Neutron imaging is a powerful tool in the field of non-destructive testing that utilizes the unique attenuation properties of neutrons to image high-density objects. The Penn State Breazeale Reactor (PSBR) at the Radiation Science and Engineering Center (RSEC) has had a neutron radiography facility for the last several decades. With the installation of a new core moderator assembly and new beam ports, a dedicated neutron beam port has become available for a new neutron imaging facility (NIF) at RSEC. The new RSEC NIF will have collimators with variable apertures and will utilize state-of-the-art equipment and software for conventional neutron radiography and tomography. The centerpiece of the RSEC facilities is the PSBR. The PSBR, which first went critical in 1955, is the nation's longest continuously operating university research reactor. The PSBR is a 1 MW, TRIGA with moveable core in a large pool and with pulsing capabilities.
Although the final design for the RSEC-NIF system is under development, it has been decided to characterize the initial Open Beam (OB) configuration for the NIF beam port by the universal standards to access the current capabilities of the facility and to set the starting point of system development. Since all current Neutron Radiography (NR) facilities around the world characterize their system capabilities using American Society for Testing and Materials (ASTM) standards dedicated to neutron imaging techniques, the same approach was taken in the categorization process of OB. Thermal neutron flux measurements with bare and cadmium covered gold foils are performed at the beginning and the exit surface at the biological side of the OB port are measured to characterize the beam. Effective collimation ratio (L/D), Beam Purity Indicator (PBI) and Sensitivity Indicator were determined for the OB in order to have an initial indication of the beam. Based on these finding we are now finalizing the aperture, filter and collimator designs.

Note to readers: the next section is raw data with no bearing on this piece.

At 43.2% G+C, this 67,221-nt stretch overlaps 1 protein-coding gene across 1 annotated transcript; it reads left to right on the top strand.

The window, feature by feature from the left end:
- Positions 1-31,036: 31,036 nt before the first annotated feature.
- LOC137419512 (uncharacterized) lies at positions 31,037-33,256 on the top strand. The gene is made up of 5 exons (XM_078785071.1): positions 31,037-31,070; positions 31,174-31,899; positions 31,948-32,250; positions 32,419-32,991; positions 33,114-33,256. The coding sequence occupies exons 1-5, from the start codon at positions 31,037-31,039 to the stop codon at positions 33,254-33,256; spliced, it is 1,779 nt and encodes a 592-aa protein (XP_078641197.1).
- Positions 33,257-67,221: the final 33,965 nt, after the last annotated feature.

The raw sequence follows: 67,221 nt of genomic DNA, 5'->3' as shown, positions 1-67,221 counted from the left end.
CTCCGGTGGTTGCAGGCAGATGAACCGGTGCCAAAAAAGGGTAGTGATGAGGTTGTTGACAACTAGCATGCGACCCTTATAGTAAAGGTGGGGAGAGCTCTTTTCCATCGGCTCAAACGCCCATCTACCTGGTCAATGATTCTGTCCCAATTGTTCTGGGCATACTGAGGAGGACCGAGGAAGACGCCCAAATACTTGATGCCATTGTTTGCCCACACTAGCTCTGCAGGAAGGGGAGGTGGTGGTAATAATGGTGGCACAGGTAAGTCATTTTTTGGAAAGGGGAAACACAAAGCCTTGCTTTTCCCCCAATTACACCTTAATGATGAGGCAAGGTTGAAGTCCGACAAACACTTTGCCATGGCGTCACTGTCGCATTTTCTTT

The RSEC-NIF with an open beam and without any apertures and collimators can produce images of medium quality, being Category IV facility by ASTM designation of quality and having the effective L/D ratio between 34.6 and 42.5. However, there is plenty of room for the development of the system in improving its resolution and uniformity by the means of lead/borated aluminum collimator steps (convergent and divergent parts), a Boral primary aperture with a cadmium lining, and filters for gammas (bismuth), and fast neutrons (sapphire). In addition to that, recent flux measurement via gold foil activation in multiple places across the exit surface of the beam resulted an average thermal flux equal to 3.5×10^8 n cm^(-2) s^(-1) at 1 MW power with the fluctuation of a 6%, which indicated that the main problem in uniformity of resulting images is most likely due to direct gammas. In order to tackle the existing problems, the initial MCNP simulations are being conducted with the addition of conceptual collimator within the beam aiming the final goal of obtaining L/D ratio of more than 100, thermal neutron content of more than 65, thermal neutron flux of more than 10^6 n cm^(-2) s^(-1), and with the neutron to gamma ratio of at least 10^5 n cm^(-2) 〖mrem〗^(-1) at the imaging plate. These features would be sufficient to declare RSEC-NIF as Category I by the ASTM designation of quality.